Monday, April 8, 2019
Healthy diet helps older men maintain physical function
A person's ability to maintain independence and to physically care for themselves is an essential part of healthy aging. But few studies have examined how a person's diet may allow some aging people to maintain physical function -- basic everyday tasks like bathing, getting dressed, carrying groceries or walking up a flight of stairs -- while others' abilities diminish. A new study by investigators from Brigham and Women's Hospital examines the role of a healthy diet and finds that this highly modifiable factor can have a large influence on maintaining physical function, lowering the likelihood of developing physical impairment by approximately 25 percent. The team's findings are published in the Journal of Nutrition, Health and Aging.
"Diet can have specific effects on our health and can also affect our wellbeing and physical independence as we get older," said senior author Francine Grodstein, ScD, of the Channing Division for Network Medicine at the Brigham. "What excites me about our findings is the notion that we have some influence over our physical independence as we get older. Even if people can't completely change their diet, there are some relatively simple dietary changes people can make that may influence their ability to maintain physical function, such as eating more vegetables and nuts."
Grodstein and her colleague Kaitlin Hagan, ScD, MPH, a former postdoctoral fellow at the Brigham, examined data from a total of 12,658 men from the Health Professionals Follow-Up Study, tracking them from 2008 to 2012. At the beginning of this period, all men were assessed for their ability to perform such activities as bathing/dressing themselves, walking one block, walking several blocks, walking more than one mile, bending/kneeling, climbing one flight of stairs, climbing several flights of stairs, lifting groceries, moderate activities, and vigorous activities. The men also filled out a food frequency questionnaire with responses ranging from "never or less than once per month" to "six or more times per day."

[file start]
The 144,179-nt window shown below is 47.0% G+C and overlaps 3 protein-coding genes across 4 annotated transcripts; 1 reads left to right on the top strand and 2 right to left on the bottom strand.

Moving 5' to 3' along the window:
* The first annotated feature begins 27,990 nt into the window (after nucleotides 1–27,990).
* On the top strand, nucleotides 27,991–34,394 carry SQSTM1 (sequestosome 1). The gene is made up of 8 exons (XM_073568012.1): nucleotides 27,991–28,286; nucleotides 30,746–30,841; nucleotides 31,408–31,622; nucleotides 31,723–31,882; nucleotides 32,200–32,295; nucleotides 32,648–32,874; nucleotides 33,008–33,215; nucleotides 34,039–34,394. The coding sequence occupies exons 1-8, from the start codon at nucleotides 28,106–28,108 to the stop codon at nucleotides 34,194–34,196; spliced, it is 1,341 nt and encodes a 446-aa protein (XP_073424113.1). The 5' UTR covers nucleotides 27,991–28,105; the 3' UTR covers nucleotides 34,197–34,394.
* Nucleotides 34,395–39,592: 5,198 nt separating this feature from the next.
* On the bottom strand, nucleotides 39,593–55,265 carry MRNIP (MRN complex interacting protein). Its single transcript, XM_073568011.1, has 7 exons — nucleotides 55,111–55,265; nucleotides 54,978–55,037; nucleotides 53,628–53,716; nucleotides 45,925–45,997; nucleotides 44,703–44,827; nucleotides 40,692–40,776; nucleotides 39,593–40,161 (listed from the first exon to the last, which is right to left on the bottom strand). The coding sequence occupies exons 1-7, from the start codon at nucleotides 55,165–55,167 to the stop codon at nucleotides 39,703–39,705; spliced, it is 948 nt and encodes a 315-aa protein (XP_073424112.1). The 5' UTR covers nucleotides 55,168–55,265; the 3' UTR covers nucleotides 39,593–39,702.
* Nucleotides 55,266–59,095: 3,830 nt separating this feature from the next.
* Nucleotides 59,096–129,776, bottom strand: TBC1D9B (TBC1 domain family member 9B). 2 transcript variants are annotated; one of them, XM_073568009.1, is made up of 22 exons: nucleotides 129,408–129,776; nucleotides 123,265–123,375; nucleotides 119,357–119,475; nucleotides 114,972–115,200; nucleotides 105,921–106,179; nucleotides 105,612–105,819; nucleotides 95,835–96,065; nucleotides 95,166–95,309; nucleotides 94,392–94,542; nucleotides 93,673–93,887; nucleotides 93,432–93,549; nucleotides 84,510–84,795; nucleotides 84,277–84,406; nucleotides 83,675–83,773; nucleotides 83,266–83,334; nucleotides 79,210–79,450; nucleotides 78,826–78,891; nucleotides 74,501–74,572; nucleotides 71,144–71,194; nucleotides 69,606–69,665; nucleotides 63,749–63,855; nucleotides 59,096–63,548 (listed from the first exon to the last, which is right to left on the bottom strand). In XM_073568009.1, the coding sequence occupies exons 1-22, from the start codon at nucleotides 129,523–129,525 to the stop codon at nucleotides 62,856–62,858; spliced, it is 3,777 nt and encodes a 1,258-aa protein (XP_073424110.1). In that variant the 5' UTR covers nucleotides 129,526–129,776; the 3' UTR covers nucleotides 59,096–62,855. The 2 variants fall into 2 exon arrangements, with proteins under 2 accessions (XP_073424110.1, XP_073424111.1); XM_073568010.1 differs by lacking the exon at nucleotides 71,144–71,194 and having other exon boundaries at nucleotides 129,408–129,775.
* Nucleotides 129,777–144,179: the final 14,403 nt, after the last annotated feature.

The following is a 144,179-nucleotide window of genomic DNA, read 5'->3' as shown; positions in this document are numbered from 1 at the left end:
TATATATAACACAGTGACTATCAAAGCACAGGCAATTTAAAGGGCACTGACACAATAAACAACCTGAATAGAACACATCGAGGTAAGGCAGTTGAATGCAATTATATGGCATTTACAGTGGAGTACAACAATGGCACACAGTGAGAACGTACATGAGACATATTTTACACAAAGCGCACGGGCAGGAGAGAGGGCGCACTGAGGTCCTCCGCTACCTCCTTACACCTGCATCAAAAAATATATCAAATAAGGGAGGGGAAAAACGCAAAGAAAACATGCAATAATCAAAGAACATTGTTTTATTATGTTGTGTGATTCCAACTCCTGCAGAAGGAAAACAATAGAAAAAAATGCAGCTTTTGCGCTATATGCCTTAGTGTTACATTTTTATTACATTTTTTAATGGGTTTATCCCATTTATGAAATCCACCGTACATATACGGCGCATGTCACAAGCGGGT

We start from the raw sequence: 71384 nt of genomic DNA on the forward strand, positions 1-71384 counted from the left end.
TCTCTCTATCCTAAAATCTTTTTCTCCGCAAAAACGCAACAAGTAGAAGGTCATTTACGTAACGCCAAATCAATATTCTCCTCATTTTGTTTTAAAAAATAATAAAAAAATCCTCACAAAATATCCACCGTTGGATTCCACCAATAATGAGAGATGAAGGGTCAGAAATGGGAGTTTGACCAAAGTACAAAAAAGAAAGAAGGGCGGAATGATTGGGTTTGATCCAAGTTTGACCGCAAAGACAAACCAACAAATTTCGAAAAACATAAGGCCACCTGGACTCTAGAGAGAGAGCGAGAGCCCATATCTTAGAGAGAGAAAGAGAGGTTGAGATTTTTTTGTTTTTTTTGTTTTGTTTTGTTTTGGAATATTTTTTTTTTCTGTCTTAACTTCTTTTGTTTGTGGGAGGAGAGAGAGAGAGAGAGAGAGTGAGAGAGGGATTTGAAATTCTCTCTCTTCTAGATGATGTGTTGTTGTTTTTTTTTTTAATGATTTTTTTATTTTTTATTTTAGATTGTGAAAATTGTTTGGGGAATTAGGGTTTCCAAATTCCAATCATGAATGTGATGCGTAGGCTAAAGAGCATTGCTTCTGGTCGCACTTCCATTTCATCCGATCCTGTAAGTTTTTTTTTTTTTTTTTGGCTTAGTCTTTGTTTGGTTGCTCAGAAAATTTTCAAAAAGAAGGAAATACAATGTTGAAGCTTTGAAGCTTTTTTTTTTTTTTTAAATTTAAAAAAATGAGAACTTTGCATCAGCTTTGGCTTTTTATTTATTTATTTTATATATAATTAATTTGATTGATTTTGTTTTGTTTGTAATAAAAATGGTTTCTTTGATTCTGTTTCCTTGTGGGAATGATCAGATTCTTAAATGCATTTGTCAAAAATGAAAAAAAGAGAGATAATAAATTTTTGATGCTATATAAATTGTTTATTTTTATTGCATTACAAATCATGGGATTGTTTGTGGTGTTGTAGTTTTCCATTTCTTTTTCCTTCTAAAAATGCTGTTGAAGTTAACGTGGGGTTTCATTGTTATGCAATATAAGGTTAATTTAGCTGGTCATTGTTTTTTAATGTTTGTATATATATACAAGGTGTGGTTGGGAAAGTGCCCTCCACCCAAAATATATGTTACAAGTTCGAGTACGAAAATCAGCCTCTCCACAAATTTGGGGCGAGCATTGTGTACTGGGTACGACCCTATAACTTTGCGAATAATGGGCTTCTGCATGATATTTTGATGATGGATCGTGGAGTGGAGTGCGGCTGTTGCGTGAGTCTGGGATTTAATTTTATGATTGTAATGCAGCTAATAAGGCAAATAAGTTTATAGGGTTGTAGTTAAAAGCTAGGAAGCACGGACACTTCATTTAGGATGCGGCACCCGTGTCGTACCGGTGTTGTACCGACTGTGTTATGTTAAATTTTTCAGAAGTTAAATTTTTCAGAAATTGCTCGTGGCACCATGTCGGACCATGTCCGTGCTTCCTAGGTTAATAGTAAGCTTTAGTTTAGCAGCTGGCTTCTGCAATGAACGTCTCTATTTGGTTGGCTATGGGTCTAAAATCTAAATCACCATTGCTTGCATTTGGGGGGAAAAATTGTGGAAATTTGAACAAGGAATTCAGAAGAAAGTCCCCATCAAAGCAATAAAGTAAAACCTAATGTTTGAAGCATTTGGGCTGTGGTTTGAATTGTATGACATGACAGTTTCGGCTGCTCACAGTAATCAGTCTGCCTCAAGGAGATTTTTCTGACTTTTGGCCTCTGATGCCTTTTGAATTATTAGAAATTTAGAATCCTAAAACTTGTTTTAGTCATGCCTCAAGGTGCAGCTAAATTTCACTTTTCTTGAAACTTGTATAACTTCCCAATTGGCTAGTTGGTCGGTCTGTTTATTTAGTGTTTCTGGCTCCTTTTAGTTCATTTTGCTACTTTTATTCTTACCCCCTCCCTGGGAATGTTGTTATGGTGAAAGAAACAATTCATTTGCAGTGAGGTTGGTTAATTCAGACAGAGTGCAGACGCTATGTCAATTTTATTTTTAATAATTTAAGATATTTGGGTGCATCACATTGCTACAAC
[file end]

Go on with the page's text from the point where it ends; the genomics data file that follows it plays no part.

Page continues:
The team used criteria from the Alternate Healthy Eating Index-2010 to assess the quality of each of the men's diets and assign an individual score. These criteria included six food categories for which higher intake is better (vegetables, fruit, whole grains, nuts and legumes, long-chain omega-3 fatty acids and polyunsaturated fatty acids); one food category for which moderate intake is better (alcohol), and four categories for which lower intake is better (sugar-sweetened beverages and fruit juice, red and processed meats, trans fatty acids and sodium).
Grodstein and Hagan found that higher diet scores (meaning better diet quality) were strongly associated with decreased odds of physical impairment, including a 25 percent lower likelihood of developing impairment in physical function with aging. An overall healthy diet pattern was more strongly associated with better physical function than an individual component or food. But the team did see that greater intake of vegetables, nuts, and lower intake of red or processed meats and sugar-sweetened beverages each modestly lowered risk of impairment.
The study's results largely align with findings from similar studies of women in the Nurses' Health Study. Like many studies of diet, the current study relies on self-reporting and answers from questionnaires, which has some flaws. However, since the study examines overall healthy eating, minor discrepancies are unlikely to have had a large impact on the findings. The team's prospective design -- following initially healthy adults who could perform physical activities as they aged -- strengthened their study and minimized the likelihood of reverse causation bias (or changing one's diet due to physical impairment).